While I rely on my Jackery portable power station to charge my laptop, I rarely use it to charge my phone and camera batteries. For those, I use my 24000mAh solar power bank with three built-in solar panels and two USB connections. It charges my phone almost 10 times and quickly charges my camera batteries along with it.

The best things about it are its compact design that fits in your back pocket and its incredible solar charging power! Plus you can hang it on your backpack during a hike to keep the batteries charged. With three solar panels, it charges three times quicker than other solar chargers on the market, fully juicing up in about six hours of sunlight.

36. Portable Wifi Device

A portable wifi device is a necessity for all you car campers utilizing mass amounts of wifi hotspot data from your phone. While many phone plans come with 22 to 100 GB of phone data per month before the network throttles your speeds, plans typically only include 15 to 30 GB of personal hotspot data each month before throttling kicks in.

If you’re like me, 30 GB of hotspot data can be gone 1.5 weeks into the month. While I do frequent coffee shops for a nice cup, conversation and free wifi, I spend countless hours at night working on my laptop, which is when I use most of my hotspot data.

Portable wifi devices can be on monthly contracts or preloaded, so you may want to determine how much data you typically use each month before you splurge. It’s also worth noting that streaming movies uses quite a bit of data.

37. Wall Plug Converter for Car

Whether it’s driving from park to park, trail to trail or to and from your campsite, car camping means you’ll be in your car quite a bit. While your car is running, you may as well take advantage of all the charging time you can get. A wall plug converter for your car turns your vehicle’s cigarette lighter unit into a full-fledged three-prong wall charging station.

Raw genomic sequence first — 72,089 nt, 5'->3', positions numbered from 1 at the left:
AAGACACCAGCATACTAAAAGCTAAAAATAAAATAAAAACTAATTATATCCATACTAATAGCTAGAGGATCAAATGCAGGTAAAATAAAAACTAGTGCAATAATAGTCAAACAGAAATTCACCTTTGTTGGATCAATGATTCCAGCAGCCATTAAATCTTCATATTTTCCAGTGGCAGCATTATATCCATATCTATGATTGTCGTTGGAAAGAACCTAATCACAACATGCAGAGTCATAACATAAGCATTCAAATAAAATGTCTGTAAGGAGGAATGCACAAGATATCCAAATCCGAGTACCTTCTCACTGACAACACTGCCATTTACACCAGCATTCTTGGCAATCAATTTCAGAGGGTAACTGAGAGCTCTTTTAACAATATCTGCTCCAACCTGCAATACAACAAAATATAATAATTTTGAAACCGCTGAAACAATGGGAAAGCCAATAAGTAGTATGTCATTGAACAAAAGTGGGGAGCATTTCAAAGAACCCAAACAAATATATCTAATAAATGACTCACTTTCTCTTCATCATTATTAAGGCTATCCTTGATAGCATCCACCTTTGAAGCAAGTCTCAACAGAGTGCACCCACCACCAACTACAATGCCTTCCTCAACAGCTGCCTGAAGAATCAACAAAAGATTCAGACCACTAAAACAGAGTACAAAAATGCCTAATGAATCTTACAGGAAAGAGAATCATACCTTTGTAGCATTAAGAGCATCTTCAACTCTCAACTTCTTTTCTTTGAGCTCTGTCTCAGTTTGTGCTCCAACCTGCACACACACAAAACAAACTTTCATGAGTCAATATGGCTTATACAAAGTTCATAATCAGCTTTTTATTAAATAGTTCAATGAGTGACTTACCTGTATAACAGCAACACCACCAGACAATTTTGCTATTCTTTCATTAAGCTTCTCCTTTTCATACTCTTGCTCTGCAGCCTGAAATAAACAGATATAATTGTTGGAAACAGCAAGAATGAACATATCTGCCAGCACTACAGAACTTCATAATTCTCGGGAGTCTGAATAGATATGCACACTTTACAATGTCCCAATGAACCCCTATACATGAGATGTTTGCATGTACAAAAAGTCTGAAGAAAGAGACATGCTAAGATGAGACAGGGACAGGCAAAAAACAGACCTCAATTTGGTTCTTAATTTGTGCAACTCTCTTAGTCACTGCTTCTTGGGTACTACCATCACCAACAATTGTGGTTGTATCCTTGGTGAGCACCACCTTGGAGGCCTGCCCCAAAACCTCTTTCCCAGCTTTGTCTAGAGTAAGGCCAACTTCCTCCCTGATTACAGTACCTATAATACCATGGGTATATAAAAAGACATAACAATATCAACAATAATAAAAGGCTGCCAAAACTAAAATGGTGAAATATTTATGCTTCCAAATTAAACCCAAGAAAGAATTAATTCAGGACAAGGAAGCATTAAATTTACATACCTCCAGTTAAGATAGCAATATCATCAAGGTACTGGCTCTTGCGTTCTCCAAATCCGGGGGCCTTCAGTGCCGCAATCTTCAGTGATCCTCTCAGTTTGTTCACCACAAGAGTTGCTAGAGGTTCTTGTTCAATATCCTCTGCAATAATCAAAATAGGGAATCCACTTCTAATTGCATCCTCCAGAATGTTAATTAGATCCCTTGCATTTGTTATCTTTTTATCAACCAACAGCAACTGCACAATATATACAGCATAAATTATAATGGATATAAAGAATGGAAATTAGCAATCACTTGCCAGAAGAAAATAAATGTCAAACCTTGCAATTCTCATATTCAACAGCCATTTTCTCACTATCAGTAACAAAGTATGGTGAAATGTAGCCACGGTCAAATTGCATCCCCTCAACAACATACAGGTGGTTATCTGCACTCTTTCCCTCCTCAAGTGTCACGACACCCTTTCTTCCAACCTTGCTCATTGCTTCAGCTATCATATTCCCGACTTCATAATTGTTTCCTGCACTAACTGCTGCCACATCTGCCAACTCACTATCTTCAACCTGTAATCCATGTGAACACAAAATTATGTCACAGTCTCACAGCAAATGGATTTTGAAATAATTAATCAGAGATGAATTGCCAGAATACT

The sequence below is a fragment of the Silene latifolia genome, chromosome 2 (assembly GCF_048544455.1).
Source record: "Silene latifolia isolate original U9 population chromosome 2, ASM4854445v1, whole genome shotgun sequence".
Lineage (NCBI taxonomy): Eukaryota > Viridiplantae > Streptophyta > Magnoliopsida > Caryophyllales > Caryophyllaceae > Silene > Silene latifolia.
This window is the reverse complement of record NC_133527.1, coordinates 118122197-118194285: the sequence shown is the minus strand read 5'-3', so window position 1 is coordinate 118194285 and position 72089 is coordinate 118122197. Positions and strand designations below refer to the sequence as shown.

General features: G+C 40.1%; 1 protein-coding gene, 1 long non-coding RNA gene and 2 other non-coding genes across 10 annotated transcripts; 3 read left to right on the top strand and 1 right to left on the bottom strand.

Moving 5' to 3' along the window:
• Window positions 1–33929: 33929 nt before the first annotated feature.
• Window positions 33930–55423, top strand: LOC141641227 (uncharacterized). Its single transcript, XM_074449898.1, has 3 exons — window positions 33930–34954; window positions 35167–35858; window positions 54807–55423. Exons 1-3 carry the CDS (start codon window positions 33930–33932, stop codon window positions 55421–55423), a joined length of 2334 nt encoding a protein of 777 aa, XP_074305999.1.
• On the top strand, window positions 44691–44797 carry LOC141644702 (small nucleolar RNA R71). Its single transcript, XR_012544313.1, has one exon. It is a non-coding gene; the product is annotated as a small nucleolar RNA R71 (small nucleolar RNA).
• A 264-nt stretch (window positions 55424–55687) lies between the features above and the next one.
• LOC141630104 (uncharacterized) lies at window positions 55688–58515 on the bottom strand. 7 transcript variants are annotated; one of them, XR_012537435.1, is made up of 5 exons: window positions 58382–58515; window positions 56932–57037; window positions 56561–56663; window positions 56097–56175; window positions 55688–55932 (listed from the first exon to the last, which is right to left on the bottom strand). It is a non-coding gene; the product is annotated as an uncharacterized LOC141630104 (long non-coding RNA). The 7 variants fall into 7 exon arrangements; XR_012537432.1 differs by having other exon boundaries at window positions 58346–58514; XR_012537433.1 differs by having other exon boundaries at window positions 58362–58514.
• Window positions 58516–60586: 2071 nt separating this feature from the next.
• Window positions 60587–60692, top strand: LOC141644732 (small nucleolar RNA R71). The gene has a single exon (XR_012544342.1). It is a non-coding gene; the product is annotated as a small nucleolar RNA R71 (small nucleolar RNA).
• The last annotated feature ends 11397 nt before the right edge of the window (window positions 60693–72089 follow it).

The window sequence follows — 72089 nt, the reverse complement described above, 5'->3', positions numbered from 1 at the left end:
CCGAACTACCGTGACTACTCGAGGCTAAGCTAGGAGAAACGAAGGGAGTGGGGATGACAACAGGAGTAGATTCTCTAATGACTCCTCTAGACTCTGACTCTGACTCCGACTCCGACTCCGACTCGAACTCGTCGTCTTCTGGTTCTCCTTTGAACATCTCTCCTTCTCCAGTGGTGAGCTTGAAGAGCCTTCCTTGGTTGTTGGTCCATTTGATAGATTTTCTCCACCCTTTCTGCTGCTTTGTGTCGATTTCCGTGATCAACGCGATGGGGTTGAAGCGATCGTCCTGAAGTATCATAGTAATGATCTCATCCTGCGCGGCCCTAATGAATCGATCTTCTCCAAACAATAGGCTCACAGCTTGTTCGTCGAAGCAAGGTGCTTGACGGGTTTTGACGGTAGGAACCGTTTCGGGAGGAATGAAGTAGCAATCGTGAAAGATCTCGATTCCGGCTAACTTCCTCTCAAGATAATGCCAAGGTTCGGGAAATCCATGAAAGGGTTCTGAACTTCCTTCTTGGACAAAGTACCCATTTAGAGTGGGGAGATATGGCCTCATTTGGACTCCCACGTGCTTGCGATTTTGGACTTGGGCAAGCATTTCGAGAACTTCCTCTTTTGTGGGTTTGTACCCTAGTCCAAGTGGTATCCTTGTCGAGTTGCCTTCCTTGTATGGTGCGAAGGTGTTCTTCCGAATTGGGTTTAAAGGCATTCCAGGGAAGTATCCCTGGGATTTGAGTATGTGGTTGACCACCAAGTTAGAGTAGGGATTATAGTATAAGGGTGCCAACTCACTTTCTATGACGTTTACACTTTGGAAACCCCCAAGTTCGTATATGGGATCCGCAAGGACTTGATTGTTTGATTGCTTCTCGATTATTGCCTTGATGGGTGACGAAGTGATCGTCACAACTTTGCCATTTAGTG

Using the wall plug converter to charge your laptop and camera batteries will save your Jackery portable power station some much-needed energy for those late-night work sessions in the tent or the backseat of your car.

38. Pre-Downloaded Music and Podcasts

Whenever you can get free wifi on the road, utilize it wisely to download movies, music and any podcasts you want to listen to at the campsite and on the road. Doing this can save you tons of wireless and hotspot data! Plus it means you won’t be buffering a 1.5-hour movie on Netflix for about 2.5 hours while trying to enjoy your night.

Car Camping Essentials for Clothing

Choosing the right clothes for car camping is an important, often-overlooked part of building your gear list. You need to be ready for whatever the weather throws your way, including unexpected rain, dropping temperatures or short heatwaves. 

39. Rain Jacket

Let’s face it. If you’re camping, there’s almost always a chance of rain at some point. While a tent, your car and a pop-up canopy can keep you completely dry when you’re staying in place, a rain jacket or poncho will keep you dry when you need to go out in the elements to pack your gear or use the restroom.

40. Merino Wool Clothes

I swear by merino wool. And that’s not just because I spent 1.5 years of my life writing product descriptions for one of the largest clothing producers in the United States and I had to sell products. During my time there, I had to do a ton of research on different materials and merino wool kept coming up as one of the most diverse, long-lasting natural fabrics on the market.